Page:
ADHD

RECENT POSTS

Ritalin Nation: ADHD Drugs Not Studied Enough For Rare Or Late Risks

The ADHD drug Ritalin (Wikimedia Commons)

The ADHD drug Ritalin (Wikimedia Commons)

If we’re going to keep putting millions of American children on ADHD drugs, we really need to study the meds longer and better to pick up rare and late-onset side effects.

That’s my takeaway from a study just out from Boston Children’s Hospital. It found that in many cases, ADHD drugs had not been studied for long enough — really, can a clinical trial of a few weeks be long enough for a drug that’s typically taken for many years? — or in enough people. And drug company promises to keep studying the drugs’ effects even after the FDA approves them have often fallen by the wayside.

From the press release:

Over the last 60 years, the U.S. Food and Drug Administration (FDA) approved 20 medications for attention deficit/hyperactivity disorder (ADHD) based on clinical trials that were not designed to study their long-term efficacy and safety or to detect rare adverse events, researchers at Boston Children’s Hospital report today in PLOS ONE. The study highlights gaps in how the long-term safety of drugs intended for chronic use in children is assessed as part of the FDA approval process.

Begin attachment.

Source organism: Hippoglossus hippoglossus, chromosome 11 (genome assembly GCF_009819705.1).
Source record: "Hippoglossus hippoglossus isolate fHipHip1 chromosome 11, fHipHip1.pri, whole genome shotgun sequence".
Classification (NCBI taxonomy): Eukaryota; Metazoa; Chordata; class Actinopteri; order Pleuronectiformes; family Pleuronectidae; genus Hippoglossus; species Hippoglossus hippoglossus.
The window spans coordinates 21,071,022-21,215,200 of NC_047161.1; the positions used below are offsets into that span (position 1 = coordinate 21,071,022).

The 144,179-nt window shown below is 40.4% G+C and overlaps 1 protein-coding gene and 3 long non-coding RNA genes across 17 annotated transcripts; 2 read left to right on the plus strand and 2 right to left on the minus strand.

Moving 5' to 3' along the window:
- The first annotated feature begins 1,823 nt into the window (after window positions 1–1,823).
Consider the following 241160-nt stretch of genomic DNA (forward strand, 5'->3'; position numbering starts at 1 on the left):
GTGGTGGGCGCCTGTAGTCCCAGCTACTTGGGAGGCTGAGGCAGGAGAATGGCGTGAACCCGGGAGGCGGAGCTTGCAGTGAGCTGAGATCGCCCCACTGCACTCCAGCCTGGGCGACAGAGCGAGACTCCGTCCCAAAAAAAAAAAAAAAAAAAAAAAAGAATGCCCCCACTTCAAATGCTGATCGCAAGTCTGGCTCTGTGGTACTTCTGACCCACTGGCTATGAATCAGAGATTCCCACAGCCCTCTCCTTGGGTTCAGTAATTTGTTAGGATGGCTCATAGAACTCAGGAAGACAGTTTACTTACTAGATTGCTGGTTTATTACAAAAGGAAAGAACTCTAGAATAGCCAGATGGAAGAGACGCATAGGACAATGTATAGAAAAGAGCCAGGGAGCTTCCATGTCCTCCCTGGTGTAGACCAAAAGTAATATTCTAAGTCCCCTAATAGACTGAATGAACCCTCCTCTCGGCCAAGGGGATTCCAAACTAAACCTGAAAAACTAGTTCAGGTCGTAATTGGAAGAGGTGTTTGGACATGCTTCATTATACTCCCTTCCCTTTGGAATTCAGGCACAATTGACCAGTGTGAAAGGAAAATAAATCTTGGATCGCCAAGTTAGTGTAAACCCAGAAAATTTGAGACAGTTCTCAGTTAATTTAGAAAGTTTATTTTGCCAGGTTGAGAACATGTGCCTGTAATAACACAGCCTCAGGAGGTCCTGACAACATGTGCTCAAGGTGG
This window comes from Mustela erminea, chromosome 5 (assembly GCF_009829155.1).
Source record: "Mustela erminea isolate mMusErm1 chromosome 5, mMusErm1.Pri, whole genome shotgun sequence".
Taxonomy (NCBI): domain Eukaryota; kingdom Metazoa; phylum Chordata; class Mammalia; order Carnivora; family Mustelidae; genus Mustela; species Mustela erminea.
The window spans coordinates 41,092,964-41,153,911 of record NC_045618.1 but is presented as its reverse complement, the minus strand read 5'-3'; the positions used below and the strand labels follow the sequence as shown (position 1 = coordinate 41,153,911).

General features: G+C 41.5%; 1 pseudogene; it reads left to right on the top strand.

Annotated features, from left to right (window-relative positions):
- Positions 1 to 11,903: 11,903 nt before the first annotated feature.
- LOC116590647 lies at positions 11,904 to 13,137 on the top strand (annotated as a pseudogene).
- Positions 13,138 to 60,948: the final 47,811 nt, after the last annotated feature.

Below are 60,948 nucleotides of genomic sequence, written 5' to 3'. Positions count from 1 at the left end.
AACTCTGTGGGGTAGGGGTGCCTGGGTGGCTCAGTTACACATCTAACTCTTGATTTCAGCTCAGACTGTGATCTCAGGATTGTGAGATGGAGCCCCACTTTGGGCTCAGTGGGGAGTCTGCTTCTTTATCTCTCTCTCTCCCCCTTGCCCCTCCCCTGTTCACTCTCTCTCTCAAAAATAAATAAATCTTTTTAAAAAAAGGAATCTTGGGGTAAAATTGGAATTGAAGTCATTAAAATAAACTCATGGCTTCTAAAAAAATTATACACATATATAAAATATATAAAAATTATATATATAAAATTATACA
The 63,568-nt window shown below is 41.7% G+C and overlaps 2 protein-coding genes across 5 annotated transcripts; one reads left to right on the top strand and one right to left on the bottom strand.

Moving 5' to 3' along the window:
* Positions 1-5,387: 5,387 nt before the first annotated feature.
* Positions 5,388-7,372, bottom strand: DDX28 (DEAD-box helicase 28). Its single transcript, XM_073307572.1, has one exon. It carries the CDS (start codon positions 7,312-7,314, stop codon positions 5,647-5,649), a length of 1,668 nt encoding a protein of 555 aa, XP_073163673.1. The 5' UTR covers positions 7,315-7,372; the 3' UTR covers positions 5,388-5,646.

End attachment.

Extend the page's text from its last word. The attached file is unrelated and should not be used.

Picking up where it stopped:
“This study doesn’t address whether ADHD drugs are safe, though their safety has since been established through years of clinical experience,” says study senior author Kenneth Mandl, MD, MPH, Boston Children’s chair in biomedical informatics and population health and director of the Intelligent Health Laboratory in Boston Children’s Informatics Program. “Instead, we point to the need for an agenda emphasizing improved assessment of rare adverse events and long-term safety through post-marketing trials, comparative effectiveness trials and more active FDA enforcement.”